|Car driven by suspects fleeing Baltimore Police (red one in rear) comes to stop after wedging into parked cars on Gwynns Falls Pkwy, near N. Rosedale St.|
A loud crash, resembling an explosion according to witnesses, woke up residents living along Gwynns Falls Pkwy. in North Baltimore late Tuesday night. Two suspects being chased by the Baltimore Police Department crashed a red Ford Thunderbird, with expired Virginia temporary tags, into a pair of parked cars, ending the chase in the residential neighborhood.
It's unclear why the suspects were being pursued by police and where the chase originated. Baltimore Police have not yet responded to inquiries placed by The Baltimore Spectator seeking information on the late night chaos and commotion.
|Car fleeing police displaying expired Virginia temporary tags.|
A police officer promptly retorted "it doesn't matter, you guys crashed into 10 cars tonight, and you're gonna be responsible for all that." Apparently referring to vehicles located elsewhere in the path of the pursuit. It is not clear whether the other vehicles were occupied, where they were located, or if their owners were notified of the cause of the damage.
Rhonda Gantt (seen in the video below) and a companion driving in a Dodge Durango, were struck by the fleeing suspects, moments before the chase ended, as their SUV cleared the intersection of Gwynns Falls Pkwy while travelling south on N. Rosedale St. Ms.Gantt said she did not see any lights illuminated on the suspects car, nor emergency lights or hearing a siren on the police cars giving chase.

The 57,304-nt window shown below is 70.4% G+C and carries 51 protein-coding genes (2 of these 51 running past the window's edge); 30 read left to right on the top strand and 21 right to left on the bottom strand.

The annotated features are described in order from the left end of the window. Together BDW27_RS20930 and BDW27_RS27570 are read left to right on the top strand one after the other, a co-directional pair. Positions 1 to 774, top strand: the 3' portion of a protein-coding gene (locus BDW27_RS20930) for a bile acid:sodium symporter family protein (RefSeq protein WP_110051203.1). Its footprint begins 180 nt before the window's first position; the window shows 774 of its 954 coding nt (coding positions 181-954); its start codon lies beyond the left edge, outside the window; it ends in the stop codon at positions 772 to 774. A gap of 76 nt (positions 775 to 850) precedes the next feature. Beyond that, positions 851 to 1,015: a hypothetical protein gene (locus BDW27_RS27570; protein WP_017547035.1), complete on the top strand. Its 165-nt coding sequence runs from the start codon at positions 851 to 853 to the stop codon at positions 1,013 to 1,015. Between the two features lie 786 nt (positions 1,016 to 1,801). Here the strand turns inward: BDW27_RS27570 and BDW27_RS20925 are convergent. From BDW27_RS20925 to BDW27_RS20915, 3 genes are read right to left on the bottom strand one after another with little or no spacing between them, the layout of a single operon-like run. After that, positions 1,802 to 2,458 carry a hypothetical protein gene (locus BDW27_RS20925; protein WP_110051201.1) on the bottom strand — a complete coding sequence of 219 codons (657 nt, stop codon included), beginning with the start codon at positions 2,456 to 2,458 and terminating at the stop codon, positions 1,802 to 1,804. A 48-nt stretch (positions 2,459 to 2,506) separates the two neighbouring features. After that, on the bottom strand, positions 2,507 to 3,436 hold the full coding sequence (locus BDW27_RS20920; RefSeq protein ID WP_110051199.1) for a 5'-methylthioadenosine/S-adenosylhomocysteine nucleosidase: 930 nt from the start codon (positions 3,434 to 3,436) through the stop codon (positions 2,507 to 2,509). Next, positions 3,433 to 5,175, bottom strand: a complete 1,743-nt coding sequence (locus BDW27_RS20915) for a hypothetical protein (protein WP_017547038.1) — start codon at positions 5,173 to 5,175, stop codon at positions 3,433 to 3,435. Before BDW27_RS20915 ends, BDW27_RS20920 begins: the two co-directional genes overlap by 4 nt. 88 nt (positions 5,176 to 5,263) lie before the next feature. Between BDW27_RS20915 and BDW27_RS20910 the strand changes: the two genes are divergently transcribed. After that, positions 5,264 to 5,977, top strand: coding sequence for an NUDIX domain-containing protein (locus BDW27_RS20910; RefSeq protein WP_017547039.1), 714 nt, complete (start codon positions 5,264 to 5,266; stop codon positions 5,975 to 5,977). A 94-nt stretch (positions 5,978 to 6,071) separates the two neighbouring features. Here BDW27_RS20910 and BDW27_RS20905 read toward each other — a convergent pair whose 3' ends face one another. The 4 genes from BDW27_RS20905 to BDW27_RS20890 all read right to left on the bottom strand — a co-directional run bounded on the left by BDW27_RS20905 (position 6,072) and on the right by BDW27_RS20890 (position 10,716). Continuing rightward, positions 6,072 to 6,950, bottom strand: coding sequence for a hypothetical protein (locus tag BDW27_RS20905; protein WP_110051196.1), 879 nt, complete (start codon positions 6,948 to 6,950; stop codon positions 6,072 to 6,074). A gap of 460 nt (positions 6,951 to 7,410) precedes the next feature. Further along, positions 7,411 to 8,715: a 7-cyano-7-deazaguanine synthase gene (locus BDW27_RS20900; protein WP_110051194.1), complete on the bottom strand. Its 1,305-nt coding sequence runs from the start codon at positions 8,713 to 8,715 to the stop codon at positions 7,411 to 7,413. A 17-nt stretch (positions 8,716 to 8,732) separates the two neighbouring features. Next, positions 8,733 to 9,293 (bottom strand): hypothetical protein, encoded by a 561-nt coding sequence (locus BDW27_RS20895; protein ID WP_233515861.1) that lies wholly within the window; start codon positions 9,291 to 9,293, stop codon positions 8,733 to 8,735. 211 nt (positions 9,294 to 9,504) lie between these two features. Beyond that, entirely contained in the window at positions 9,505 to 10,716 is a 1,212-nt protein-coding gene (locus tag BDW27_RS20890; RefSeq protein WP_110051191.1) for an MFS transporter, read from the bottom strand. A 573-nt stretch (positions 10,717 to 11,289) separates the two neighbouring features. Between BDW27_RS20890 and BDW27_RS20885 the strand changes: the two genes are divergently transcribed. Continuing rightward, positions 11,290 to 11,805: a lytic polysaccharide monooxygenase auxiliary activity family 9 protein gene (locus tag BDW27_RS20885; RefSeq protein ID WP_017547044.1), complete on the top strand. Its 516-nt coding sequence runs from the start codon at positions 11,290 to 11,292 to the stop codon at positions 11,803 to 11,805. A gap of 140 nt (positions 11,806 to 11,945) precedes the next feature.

|Airbags deployed in car driven by suspects fleeing police.|
Saying that she could probably figure out short term temporary arrangements, the Honda's owner told The Baltimore Spectator, her larger concern was the car being covered only by liability insurance, and being her only form of transportation to get to and from work, was worried about who would cover the costs.
The Baltimore Police Department has stated on numerous occasions, officers are not allowed to engage in high speed pursuits unless given express permission by superiors, and then, only under very extreme and unique circumstances. This has not however prevented serious property damage, injury and even death as a result of police chases in the city. It is not clear whether the officers last night, were authorized to engage in a high speed pursuit with the suspects.
In July of 2010, Officer Timothy Beall, ignored orders of superiors to break of a chase involving a motorcycle. The chase ended outside his jurisdiction, when the motorcyclist was struck by the police car driven by Officer Beall in Baltimore County, causing the death of the fleeing motorcyclist. Officer Beall was suspended for his actions.
Officer Beall was also involved in an officer involved shooting, that left a suspect dead, when he mortally wounded a man accused of pointing a rifle at him in 2009.